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COMiniSatPS (a.k.a. COMSPS)

COMiniSatPS is a new and innovative CDCL SAT solver incarnated from the family of our initial prototypes (SWDiA5BY and MiniSat_HACK_xxxED) that were highly successful to have collectively won six medals in SAT Competition 2014 and Configurable SAT Solver Challenge 2014. Thriving to become the next "MiniSat", COMiniSatPS is provided as a series of small diff patches to MiniSat, for the purpose of rapid and wide dissemination of minimally essential knowledge to compose a highly competitive solvers of these days. Compared to award-winning SWDiA5BY (which would also have won the application track with smaller timeouts around 1,000 seconds), the performance of COMiniSatPS has been significantly improved with new innovations.

 SWDiA5BYCOMiniSatPS
SAT109133
UNSAT123132
Total Solved232265
Timeouts6835
  Performance comparison between (an initial version of) COMiniSatPS and SWDiA5BY
SAT Competition 2013 Benchmarks (150 SAT/150 UNSAT)
Timeout of 4,200 seconds on Intel Core i5-4460S @ 2.90GHz / 12GB RAM

If you have a cool idea about SAT and if you think you can implement it on MiniSat, you can do it easily right on top of COMiniSatPS. No matter what the idea is, I encourge you to enter each year's SAT-related competitions; winning competitions is very possible. Moreover, you are contributing to the SAT community way more than you think; every year, I learn new things from the results of many different solvers participating in the competitions.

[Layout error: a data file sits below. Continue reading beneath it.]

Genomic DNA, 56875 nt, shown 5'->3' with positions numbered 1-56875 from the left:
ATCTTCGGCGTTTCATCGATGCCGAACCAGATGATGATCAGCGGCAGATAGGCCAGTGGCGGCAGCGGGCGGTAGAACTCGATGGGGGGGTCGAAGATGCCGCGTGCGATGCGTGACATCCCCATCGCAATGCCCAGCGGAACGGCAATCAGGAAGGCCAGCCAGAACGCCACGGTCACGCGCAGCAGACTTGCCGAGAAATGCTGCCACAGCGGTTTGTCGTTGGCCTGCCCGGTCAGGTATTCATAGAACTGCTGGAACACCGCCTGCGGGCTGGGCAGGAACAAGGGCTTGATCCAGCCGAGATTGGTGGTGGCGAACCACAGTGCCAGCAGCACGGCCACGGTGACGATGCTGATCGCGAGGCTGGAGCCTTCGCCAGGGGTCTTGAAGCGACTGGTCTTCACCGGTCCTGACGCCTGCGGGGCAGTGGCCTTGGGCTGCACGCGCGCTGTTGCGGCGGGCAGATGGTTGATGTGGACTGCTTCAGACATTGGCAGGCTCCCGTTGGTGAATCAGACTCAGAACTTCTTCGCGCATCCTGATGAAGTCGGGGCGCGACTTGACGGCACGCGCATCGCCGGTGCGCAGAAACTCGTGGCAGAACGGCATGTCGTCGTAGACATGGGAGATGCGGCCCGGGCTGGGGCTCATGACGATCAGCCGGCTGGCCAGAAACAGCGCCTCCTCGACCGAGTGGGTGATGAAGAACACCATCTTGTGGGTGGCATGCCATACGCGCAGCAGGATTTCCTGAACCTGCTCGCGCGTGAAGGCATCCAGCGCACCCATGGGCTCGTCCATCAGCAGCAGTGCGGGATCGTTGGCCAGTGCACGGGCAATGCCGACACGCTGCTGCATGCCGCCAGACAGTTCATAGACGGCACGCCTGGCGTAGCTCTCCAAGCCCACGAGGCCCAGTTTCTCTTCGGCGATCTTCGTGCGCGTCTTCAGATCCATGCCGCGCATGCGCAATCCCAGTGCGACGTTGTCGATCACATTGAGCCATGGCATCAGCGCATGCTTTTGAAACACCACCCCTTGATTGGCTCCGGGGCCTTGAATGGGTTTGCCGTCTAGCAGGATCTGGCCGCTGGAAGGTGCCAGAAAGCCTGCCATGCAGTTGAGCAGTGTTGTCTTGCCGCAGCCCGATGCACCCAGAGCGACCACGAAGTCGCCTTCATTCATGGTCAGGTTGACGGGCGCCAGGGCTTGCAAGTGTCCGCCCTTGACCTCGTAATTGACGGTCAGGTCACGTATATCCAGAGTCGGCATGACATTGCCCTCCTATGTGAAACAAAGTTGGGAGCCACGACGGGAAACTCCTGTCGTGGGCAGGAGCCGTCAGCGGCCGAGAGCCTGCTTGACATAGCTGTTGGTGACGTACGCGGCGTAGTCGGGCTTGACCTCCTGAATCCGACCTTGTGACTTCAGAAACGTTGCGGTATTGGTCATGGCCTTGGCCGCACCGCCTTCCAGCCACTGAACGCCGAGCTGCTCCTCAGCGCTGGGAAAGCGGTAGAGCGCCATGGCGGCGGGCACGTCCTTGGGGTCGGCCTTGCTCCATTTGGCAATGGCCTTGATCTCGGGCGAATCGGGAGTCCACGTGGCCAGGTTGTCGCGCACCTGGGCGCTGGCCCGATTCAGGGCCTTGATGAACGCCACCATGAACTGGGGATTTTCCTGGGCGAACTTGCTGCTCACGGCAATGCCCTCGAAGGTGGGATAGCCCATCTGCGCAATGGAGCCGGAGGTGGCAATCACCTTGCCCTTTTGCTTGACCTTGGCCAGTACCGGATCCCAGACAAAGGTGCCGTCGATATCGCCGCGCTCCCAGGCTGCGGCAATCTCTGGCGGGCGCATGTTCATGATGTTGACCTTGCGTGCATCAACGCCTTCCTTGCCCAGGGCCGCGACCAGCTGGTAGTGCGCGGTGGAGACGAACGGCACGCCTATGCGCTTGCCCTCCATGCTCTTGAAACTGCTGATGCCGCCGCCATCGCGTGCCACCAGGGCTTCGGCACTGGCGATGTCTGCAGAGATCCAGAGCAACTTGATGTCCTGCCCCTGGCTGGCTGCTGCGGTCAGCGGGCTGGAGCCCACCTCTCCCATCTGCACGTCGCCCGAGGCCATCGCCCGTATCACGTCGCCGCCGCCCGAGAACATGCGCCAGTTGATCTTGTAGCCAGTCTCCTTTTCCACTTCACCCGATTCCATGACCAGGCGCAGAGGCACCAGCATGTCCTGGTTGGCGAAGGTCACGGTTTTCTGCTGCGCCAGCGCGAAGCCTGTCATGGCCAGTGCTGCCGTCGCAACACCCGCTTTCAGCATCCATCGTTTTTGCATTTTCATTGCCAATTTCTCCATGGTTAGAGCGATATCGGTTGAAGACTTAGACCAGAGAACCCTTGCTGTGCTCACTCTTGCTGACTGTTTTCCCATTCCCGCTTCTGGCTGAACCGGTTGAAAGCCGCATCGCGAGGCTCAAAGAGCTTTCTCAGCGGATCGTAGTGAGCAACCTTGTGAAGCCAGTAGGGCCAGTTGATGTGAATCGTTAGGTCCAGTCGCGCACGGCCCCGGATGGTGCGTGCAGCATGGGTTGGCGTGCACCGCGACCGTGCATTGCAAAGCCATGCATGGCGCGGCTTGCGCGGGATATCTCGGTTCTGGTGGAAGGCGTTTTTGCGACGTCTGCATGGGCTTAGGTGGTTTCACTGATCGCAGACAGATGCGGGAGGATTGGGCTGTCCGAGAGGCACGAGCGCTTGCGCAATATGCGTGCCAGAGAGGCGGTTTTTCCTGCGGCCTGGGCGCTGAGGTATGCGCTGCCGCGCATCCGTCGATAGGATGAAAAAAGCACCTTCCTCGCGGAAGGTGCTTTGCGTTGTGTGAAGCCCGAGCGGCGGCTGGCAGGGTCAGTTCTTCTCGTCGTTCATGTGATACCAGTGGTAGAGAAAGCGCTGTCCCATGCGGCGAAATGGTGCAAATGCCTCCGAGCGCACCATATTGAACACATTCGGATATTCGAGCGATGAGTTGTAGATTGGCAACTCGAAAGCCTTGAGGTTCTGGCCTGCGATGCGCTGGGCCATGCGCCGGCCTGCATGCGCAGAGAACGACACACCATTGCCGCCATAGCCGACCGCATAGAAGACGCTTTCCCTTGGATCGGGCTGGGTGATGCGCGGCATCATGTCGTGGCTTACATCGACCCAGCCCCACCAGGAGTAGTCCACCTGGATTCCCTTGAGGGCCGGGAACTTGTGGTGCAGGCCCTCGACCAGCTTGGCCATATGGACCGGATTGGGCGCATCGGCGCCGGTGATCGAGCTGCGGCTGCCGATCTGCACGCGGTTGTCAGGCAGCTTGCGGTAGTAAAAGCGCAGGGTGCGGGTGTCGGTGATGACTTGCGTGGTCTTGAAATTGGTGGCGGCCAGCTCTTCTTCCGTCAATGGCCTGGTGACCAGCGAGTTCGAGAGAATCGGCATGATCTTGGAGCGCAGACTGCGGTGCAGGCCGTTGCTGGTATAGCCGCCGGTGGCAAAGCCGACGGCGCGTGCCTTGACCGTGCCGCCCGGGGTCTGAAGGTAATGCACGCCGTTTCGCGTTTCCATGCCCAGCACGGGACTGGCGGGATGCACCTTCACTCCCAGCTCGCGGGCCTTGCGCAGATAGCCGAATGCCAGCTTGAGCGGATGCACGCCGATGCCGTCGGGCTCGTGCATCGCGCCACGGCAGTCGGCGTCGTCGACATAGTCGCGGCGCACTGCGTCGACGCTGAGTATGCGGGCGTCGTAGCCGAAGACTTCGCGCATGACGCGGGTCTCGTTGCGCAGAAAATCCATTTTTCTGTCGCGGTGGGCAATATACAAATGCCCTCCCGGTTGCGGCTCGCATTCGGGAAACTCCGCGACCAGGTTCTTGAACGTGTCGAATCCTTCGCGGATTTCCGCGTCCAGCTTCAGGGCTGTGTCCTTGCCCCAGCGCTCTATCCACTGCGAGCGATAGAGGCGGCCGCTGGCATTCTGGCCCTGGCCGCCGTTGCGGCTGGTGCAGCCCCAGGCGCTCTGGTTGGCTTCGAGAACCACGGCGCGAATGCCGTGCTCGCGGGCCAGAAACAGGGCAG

If you want to cite COMiniSatPS or SWDiA5BY, please site [1]. (See the papers section at the bottom of this page.)

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This work was supported in part by NSF grant CCS-1350574.


Preface

The following paragraphs are (slightly modified) excerpts from [5]:

The official winner in the industrial SAT track in SAT Competition 2013 is Lingeling (solving 119), but in reality, two other solvers, SINNminisat (solving 120) and minisat_bit (118) should have been the first- and third-place winners, making Lingeling 2nd and ZENN (113) 4th. Surprisingly, the two others were the MiniSat Hack Track solvers, and it is very unfortunate that their authors missed the prizes and thus failed to attract well-deserved attention only because they did not indicate participation in the main track.  ...  Similarly and interestingly, in 2014 Competition, the winner of the industrial SAT track was again a MiniSat hack solver minisat_blbd. Ironically, however, minisat_blbd performed worse in overall than the MiniSat Hack Track winner MiniSat_HACK_999ED (5th in the SAT track, which is still remarkable),  ...  Then, organizers of 2011 Competition already reported that there were many good MiniSat hack solvers (including the top two Contrasat and CIR_minisat) for application SAT, and especially, the authors of Glucose noted their use of Luby-series restarts. ...